The home PageBy JASON MACNEIL, <!A HREF="http://" TARGET=_blank>Toronto Sun, June 18th, 2003.
Ladies' frontman gives big thumbs up for his Toronto.
When Barenaked Ladies lead singer Stephen Page was asked about participating in this Saturday's Concert For Toronto, he immediately agreed. But he initially had some suspicions about the main purpose behind it.
"I was nervous early on that this was going to be some kind of re-election campaign for the Eves government, which I wasn't going to be a part of," Page says on the line from Los Angeles. "But a lot of that has been smoothed out.
"We're happy to go out there and entertain people and make people feel good about our city. But I want to make sure that this isn't the only assistance that people are going to get.
"There's something to be said about entertainment and feeling good about our culture but there's also something to be said about getting jobs and not losing your apartment."
The band will appear just prior to The Tragically Hip Saturday evening before 50,000 people at the SkyDome. Swollen Members, Sum 41, Our Lady Peace and Avril Lavigne will precede them.
Sarah McLachlan, Diana Krall, Jann Arden, Glenn Lewis and Remy Shand will perform in front of 20,000 at the Air Canada Centre.
Page says the band spent most of the past few months in Los Angeles working on a new studio album with occasional weekend trips back to Toronto. He also saw the effect SARS (Severe Acute Respiratory Syndrome) had by simply travelling between the two cities.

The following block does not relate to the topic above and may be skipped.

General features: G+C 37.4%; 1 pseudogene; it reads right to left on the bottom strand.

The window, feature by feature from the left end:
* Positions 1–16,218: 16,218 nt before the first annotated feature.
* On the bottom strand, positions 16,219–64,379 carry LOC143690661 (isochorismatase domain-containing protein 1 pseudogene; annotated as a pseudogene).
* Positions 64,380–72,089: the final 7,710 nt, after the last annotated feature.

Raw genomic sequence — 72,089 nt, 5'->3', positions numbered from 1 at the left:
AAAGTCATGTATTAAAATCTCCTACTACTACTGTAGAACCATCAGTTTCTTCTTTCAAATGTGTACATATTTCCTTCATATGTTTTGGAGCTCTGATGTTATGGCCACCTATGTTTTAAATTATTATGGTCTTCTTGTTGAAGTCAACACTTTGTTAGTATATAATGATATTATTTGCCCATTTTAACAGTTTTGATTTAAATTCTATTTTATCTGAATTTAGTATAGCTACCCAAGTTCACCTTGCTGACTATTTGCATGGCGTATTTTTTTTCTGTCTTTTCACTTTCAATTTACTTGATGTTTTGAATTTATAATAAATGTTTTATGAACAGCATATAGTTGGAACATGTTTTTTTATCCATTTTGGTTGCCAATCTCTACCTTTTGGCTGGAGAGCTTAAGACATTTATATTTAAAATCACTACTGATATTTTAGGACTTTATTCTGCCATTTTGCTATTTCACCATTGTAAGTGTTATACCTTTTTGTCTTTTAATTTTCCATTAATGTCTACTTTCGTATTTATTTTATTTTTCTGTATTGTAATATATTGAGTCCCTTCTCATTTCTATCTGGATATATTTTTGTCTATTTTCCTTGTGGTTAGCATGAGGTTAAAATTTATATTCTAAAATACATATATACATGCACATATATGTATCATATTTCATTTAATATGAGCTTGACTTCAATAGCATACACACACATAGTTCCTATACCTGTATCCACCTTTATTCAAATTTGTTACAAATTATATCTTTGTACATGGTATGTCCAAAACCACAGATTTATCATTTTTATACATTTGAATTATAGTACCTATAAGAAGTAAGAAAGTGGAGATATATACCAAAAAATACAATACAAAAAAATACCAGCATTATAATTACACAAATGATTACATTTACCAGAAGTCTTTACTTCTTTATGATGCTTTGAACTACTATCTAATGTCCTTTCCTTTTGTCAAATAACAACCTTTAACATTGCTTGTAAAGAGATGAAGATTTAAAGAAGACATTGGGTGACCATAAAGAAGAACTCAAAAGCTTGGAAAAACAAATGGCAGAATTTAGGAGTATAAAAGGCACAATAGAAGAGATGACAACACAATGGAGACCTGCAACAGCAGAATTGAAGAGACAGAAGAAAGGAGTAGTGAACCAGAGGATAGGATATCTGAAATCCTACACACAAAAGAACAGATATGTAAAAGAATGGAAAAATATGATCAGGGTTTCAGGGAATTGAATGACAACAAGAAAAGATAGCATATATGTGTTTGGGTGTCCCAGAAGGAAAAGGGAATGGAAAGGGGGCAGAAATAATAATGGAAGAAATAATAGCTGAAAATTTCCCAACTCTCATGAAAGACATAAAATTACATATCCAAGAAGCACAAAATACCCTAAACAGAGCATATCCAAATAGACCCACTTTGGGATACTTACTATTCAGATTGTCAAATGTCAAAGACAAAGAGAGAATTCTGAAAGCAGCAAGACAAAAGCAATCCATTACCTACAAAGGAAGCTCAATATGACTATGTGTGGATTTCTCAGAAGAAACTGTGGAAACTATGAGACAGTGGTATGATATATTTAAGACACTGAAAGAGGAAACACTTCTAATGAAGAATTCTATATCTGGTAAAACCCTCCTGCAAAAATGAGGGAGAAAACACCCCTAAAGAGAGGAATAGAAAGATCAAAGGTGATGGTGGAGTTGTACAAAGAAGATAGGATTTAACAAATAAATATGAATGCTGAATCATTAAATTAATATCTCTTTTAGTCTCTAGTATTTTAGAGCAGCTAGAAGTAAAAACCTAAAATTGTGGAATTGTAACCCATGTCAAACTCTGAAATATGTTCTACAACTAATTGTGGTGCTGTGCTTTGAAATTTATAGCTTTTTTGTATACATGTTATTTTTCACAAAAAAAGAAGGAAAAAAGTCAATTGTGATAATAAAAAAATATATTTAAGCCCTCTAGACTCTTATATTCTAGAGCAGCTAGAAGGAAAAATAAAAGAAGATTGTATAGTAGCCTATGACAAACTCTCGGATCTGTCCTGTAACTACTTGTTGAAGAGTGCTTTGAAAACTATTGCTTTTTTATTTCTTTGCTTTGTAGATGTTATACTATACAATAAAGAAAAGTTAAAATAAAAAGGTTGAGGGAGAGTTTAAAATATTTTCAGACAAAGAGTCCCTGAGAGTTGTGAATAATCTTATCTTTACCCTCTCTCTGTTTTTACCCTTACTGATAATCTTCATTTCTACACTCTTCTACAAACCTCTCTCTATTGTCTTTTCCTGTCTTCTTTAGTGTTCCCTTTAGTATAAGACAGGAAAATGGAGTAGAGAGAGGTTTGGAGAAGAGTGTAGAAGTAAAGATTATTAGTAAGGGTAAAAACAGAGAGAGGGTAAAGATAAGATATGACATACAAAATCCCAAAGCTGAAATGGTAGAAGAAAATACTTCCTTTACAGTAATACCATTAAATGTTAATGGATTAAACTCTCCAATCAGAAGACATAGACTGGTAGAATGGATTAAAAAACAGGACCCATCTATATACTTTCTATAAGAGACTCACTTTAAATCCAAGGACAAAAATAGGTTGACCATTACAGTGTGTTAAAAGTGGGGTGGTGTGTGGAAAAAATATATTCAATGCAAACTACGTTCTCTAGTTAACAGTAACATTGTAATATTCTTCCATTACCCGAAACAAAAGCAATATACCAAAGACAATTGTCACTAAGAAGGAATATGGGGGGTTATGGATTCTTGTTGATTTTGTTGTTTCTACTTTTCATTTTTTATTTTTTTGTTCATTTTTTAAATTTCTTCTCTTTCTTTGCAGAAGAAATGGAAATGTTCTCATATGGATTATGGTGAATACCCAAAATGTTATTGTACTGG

"Sometimes you would go and the flight is totally empty and for a couple of weeks it was like that, Pearson (airport) was empty," he says. "Then the first time they said SARS was gone, the flights were packed and then they started to peter out again when the second wave showed up."
Despite the setbacks at home, Page says he's very excited about the new album, currently untitled but with a release set for late September. Unlike previous albums that usually took four months to finish, the band began writing last September and, for the first time, as a unit. It's just a matter now of selecting which of the 30 songs belong.
"It's a lot to pick and choose from," he says. "You go into the studio and you're thinking, 'Have I lost my mind? Do I have no talent left or is it the best thing I've done?' Now that we're mixing, it's beginning to sound like a record that is great."
Page says the sound could be compared somewhat to the band's debut album Gordon.
"I think our first album had a lot of large sound sweeps that we're trying to capture a little more on this record," he says.
"I think the peripheral songs will go one of two ways. Some is the most aggressive rock stuff we've ever done. A little bit Stonesy, punky edge to it. The other side of the coin is some of the most acoustic stuff we've ever done. I'm not sure what the balance of the record is going to be but hopefully we can find a balance between the two styles."
The group will do a benefit show at the upcoming Hillside Festival in July, donating their services to create a permanent stage at the site. A few other festival shows take place this summer prior to touring in the fall.
But Page says one thing still has him baffled regarding SARS.
"I've always been mystified by people's suspicions of doctors and public-health officials, but they're willing to trust me or Mike Myers over something as important as public health."